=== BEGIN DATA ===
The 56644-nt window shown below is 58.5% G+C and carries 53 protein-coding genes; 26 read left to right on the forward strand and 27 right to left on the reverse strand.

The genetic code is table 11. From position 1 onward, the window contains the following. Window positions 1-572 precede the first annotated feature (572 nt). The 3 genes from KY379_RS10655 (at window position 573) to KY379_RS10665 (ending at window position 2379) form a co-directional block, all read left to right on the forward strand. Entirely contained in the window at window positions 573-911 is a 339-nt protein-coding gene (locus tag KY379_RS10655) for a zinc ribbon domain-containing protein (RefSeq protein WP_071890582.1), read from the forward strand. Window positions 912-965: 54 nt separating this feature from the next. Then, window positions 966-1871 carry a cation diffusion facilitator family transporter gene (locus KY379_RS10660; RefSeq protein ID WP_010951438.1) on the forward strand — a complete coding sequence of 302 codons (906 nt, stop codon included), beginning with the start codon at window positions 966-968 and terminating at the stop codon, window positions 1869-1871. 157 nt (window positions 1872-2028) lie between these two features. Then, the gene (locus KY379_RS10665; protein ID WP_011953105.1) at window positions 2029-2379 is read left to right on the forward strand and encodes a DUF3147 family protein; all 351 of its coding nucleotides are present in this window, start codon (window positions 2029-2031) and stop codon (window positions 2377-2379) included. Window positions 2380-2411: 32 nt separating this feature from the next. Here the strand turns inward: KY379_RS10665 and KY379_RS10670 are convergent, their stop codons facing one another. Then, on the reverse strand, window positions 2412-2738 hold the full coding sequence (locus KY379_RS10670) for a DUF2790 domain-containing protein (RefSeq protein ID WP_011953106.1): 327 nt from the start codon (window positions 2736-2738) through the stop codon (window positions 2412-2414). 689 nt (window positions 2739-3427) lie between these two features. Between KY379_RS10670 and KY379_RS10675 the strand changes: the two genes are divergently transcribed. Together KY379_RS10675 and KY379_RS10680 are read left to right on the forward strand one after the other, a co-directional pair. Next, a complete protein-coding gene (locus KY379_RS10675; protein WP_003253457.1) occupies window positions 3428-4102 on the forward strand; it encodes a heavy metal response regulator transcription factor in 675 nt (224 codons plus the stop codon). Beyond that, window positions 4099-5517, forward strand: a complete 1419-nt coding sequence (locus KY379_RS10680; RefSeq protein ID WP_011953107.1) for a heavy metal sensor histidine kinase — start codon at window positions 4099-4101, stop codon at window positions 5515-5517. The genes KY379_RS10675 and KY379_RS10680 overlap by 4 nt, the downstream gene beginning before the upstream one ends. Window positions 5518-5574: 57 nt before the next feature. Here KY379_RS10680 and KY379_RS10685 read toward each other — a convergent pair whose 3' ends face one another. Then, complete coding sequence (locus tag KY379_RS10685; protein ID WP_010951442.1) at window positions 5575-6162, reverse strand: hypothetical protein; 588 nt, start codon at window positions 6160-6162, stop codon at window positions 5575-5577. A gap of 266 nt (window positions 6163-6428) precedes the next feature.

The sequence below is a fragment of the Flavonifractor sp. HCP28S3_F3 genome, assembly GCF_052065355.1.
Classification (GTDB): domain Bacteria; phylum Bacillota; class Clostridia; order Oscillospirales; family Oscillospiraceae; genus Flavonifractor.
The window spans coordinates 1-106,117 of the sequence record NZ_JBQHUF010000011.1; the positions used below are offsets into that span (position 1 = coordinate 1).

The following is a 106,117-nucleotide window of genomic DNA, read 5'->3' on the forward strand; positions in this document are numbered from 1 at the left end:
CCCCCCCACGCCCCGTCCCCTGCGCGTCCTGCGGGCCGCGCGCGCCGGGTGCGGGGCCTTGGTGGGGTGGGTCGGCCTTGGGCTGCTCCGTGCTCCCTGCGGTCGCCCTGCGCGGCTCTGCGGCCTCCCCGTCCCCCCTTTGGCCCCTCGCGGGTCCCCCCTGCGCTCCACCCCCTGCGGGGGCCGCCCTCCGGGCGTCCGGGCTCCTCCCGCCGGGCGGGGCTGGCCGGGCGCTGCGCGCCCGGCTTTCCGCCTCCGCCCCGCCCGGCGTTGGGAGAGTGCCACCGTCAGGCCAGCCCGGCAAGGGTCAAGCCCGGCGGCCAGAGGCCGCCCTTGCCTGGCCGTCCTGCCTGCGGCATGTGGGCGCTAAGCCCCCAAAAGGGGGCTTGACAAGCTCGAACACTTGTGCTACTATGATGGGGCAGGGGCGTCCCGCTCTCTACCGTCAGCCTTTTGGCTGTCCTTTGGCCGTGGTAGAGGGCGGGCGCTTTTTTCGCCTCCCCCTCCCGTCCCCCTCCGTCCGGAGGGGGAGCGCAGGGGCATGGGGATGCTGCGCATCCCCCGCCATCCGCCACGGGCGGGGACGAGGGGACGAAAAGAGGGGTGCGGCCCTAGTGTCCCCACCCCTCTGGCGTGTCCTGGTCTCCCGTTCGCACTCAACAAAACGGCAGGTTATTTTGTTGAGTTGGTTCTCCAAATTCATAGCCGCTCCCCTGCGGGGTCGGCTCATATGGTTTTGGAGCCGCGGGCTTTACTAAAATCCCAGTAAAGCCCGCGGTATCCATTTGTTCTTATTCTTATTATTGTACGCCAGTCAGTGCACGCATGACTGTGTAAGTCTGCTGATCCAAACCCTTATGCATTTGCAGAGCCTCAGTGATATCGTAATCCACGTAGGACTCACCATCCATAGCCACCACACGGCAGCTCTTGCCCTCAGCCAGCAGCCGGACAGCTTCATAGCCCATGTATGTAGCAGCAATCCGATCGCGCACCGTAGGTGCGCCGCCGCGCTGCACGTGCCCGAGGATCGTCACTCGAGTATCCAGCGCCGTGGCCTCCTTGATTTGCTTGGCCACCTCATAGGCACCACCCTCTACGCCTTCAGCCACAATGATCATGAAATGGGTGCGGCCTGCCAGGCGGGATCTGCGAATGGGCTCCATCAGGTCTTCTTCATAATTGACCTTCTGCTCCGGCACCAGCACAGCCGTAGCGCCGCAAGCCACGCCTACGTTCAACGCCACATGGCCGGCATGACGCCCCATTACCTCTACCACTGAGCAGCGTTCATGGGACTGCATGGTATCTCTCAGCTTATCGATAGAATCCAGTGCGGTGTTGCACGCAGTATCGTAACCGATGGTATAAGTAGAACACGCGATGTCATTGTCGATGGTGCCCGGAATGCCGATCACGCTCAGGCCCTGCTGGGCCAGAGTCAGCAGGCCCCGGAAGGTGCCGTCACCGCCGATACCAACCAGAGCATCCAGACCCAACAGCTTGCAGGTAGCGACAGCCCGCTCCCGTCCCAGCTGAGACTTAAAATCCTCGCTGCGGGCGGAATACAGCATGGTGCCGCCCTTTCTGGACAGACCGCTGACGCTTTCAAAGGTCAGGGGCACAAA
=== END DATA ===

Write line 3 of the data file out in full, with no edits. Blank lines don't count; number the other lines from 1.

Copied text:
The sequence below is a fragment of the Flavonifractor sp. HCP28S3_F3 genome, assembly GCF_052065355.1.